How about something interesting to kick off your weekend? We’ve featured acoustic duos in the last few months from Devon and the USA, so how about one from Croydon? Yeti Love are Pete Hamilton (former drummer, now guitarist and singer) and Dave Sears (guitarist, multi-instrumentalist and singer). As a drummer with a Galician heritage, Pete has a very rhythmic approach to his guitar playing which interleaves nicely with Dave’s style. His voice has tinges of seventies prog (think Gabriel-era Genesis) and the finished article, “Lonely Road” is folky, punchy and melodic. If you happen to be hung up on genre definitions, Pete and Dave describe themselves as ‘alt-rogue-folk-rock’.
As for the video; well it’s animated, a bit trippy and, well, see for yourself:
“Lonely Road” is released on June 15.
“Villanelle” is the second instalment of a trilogy of albums released by Pete and Maura Kennedy in 2015. It’s a Maura Kennedy solo album but, not surprisingly, Pete’s a presence throughout, playing electric guitar, banjo, mandolin, organ, glockenspiel bass and drums. The album is a collaboration with Californian poet B.D. Love which was hatched in the summer of 2014 as a creative challenge. B.D. Love provided Maura with a set of poems which she had to be turn into songs without changing their structure. Now, that may sound like an interesting academic exercise but the project has produced some of the most beautiful songs I’ve heard this year by fusing poetic forms with a range of musical settings from across the Americana spectrum.
At fifteen songs long, I’m not even going to attempt to feature every song; there isn’t a bad, or even an average one, so I’m going with a few of my personal highlights, in no particular order. “She Worked her Magic on Me” is probably the most light-hearted of the lyrics; full of wordplay and double entendre, it’s a joyous romp of a song telling the tale of the amorous exploits of a magician’s assistant, featuring a nice gipsy jazz nylon-strung guitar solo from Pete. It’s not typical of the songs on the album, but it’s great fun. “Be the One” sounds like 1972 all over again with a groove that’s somewhere between Carly Simon’s “You’re so Vain” and Steely Dan’s “Do it Again” as a backdrop for a relatively straightforward love poem. As a bonus, Pete builds up the texture and atmosphere with some very moody organ.
“Borrowed Dress” is a very feminist piece showing the human cost of economic migration and ending with a prayer that the daughter of the central character will live a better life because of her mother’s sacrifice. It’s heart-rending stuff set against an appropriately Mexican-tinged arrangement. “Darling Cutter” isn’t just heart-rending, it’s harrowing; the back-story is established quickly before plunging into a cycle of alienation and self-harm which the narrator can see and is trying to break, although there is a hint at complicity. The contrast between the lyrical darkness and the uptempo, almost jaunty, feel of the song helps to emphasise the pathos of the events which unfold.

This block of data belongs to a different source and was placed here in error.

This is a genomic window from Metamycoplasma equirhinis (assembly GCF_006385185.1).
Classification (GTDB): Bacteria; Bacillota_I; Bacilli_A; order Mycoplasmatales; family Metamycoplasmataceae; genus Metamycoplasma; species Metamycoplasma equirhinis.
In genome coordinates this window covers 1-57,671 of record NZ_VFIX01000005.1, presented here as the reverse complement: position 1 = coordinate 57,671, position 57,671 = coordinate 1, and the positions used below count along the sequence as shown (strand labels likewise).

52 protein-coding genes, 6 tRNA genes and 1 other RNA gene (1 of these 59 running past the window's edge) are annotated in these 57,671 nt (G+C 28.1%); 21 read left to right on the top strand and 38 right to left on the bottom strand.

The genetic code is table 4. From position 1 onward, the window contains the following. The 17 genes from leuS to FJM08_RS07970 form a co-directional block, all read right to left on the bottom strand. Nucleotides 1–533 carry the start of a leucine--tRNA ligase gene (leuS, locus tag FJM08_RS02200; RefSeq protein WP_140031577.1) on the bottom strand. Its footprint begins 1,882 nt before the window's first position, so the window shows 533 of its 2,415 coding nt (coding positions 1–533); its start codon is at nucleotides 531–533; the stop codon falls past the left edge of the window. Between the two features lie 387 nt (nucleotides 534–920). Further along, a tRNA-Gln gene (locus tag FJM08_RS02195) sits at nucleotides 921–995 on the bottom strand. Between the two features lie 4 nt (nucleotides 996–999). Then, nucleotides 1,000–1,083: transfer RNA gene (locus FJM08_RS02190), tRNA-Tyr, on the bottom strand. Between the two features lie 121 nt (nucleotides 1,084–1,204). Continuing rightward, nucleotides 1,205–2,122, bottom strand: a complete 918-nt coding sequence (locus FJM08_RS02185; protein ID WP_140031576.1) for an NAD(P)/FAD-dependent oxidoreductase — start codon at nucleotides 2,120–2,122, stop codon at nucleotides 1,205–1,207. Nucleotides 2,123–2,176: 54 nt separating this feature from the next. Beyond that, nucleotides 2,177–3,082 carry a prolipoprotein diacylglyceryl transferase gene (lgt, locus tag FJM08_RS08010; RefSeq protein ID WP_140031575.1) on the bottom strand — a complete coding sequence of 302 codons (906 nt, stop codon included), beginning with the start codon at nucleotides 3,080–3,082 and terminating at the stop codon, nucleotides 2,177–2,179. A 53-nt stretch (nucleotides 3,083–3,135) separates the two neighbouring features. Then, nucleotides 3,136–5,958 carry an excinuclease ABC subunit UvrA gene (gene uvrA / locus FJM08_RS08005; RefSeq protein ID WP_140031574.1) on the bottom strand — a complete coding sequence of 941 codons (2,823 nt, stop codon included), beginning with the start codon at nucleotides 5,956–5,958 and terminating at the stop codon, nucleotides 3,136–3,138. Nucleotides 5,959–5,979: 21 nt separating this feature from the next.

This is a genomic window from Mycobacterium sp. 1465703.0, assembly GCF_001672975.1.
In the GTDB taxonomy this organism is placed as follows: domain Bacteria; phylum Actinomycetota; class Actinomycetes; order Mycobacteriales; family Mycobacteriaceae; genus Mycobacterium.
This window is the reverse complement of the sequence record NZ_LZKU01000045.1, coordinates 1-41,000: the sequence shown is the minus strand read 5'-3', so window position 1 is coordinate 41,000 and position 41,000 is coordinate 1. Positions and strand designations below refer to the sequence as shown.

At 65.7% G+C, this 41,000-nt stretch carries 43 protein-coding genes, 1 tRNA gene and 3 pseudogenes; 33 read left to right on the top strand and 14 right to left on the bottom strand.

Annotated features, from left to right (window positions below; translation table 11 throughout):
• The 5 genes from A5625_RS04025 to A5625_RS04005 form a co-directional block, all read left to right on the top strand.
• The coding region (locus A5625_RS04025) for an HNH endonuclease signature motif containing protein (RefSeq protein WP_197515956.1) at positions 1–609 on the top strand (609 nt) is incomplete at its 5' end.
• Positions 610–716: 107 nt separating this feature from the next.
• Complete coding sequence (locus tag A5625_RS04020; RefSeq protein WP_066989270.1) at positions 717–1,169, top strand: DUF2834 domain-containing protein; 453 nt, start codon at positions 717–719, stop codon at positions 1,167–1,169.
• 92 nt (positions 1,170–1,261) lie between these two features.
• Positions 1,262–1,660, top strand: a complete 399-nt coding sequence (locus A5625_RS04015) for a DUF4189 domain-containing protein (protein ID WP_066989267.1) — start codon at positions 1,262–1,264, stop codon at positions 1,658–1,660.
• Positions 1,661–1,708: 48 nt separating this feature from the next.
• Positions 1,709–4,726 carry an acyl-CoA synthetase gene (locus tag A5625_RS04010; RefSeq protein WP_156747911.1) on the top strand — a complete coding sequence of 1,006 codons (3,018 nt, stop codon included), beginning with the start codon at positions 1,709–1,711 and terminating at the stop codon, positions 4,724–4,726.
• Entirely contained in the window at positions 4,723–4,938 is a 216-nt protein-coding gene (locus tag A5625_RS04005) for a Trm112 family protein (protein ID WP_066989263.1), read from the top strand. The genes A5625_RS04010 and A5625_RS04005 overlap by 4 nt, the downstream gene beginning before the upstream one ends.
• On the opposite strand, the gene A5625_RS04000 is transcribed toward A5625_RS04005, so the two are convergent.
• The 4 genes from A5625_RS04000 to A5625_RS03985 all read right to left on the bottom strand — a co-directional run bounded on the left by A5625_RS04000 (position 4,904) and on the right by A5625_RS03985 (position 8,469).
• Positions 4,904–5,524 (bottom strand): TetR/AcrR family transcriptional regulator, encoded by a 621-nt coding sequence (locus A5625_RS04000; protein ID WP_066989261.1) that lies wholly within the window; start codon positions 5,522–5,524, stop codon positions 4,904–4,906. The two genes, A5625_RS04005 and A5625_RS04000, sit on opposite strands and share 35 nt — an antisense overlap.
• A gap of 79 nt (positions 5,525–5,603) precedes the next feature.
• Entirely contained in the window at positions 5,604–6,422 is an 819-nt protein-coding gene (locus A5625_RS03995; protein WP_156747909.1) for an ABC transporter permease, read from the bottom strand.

If you ever need an example of perfect track sequencing on an album, here it is; the song following “Darling Cutter” is the absolutely gorgeous “I Cried to Dream Again”, which is inspired by Caliban’s famous dream speech in “The Tempest”. The theme of the song is an unrequited love, but the musical setting and the achingly beautiful chorus feel like a resolution to the previous song’s darkness.
There’s no argument here about whether song lyrics are poetry or not (and that’s a discussion I’ve had a few times) because that’s how these lyrics started. Maura Kennedy has risen to an incredibly difficult technical challenge by crafting arrangements across a wide variety of styles which enhance the poetry and, as always, her lead and harmony vocals are perfect. When you add Pete Kennedy’s multi-instrumental skills to the mix, the result is an album that’s technically flawless and packed with feeling and emotion. You can’t ask for much more than that.
“Villanelle – The Songs of Maura Kennedy and B.D. Love” is out now on Varèse Sarabande (302 067 339 8).
You can read the interview I did with Pete and Maura in London earlier this month here.
Here’s one that’s already picking up plays on 6 Music. “Heroine” by Gengahr is from their upcoming album “A Dream Outside”.
The song builds up steadily from a quietly strummed riff and plaintive vocals to a thunderous climax before gently bringing us back down to earth again over the last few seconds cramming everything you want in a song into three minutes, including a raucous guitar solo. Two-thirds of the video is an almost-monochrome re-imagining of the ‘sleeping princess woken by a kiss from the questing knight’ broken up by some footage of the band in action. Have a look for yourself:
If you’re after an album that’s safe and unpredictable and you know exactly what’s coming next, then “Be the Media” is definitely not the album for you. Annabelle Chvostek’s fifth solo album moves away from the folky sound of her two previous albums “Rise” and “Resilience” to a sound that is lo-fi and embraces styles from indie thrash to psychedelia with several stops and detours on the way. It’s fair to say that with this album, you never know what’s coming next. Annabelle’s roots are in Canada, which may go some way to explaining the affinity to and parallels with Neil Young, who’s also had the odd change of direction along the way.